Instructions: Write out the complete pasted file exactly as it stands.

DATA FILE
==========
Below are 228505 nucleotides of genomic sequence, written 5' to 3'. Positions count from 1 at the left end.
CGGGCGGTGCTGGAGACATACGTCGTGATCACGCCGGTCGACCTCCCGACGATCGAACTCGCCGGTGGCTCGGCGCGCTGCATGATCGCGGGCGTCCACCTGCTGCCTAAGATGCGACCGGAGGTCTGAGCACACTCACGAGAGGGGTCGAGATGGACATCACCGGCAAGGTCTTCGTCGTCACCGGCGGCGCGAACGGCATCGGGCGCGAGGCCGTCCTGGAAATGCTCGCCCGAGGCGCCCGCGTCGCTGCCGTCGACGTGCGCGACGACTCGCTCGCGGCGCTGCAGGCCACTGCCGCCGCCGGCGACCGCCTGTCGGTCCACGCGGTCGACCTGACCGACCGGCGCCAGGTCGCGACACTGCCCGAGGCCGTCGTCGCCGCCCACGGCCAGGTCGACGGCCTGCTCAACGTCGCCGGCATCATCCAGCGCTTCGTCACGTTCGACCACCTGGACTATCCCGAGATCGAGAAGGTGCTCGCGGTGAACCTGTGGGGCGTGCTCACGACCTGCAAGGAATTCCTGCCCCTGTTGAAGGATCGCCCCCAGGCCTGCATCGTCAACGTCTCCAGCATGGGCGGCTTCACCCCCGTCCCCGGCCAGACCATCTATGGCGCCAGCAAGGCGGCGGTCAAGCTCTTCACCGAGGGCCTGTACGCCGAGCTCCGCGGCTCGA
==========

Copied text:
Below are 228505 nucleotides of genomic sequence, written 5' to 3'. Positions count from 1 at the left end.
CGGGCGGTGCTGGAGACATACGTCGTGATCACGCCGGTCGACCTCCCGACGATCGAACTCGCCGGTGGCTCGGCGCGCTGCATGATCGCGGGCGTCCACCTGCTGCCTAAGATGCGACCGGAGGTCTGAGCACACTCACGAGAGGGGTCGAGATGGACATCACCGGCAAGGTCTTCGTCGTCACCGGCGGCGCGAACGGCATCGGGCGCGAGGCCGTCCTGGAAATGCTCGCCCGAGGCGCCCGCGTCGCTGCCGTCGACGTGCGCGACGACTCGCTCGCGGCGCTGCAGGCCACTGCCGCCGCCGGCGACCGCCTGTCGGTCCACGCGGTCGACCTGACCGACCGGCGCCAGGTCGCGACACTGCCCGAGGCCGTCGTCGCCGCCCACGGCCAGGTCGACGGCCTGCTCAACGTCGCCGGCATCATCCAGCGCTTCGTCACGTTCGACCACCTGGACTATCCCGAGATCGAGAAGGTGCTCGCGGTGAACCTGTGGGGCGTGCTCACGACCTGCAAGGAATTCCTGCCCCTGTTGAAGGATCGCCCCCAGGCCTGCATCGTCAACGTCTCCAGCATGGGCGGCTTCACCCCCGTCCCCGGCCAGACCATCTATGGCGCCAGCAAGGCGGCGGTCAAGCTCTTCACCGAGGGCCTGTACGCCGAGCTCCGCGGCTCGA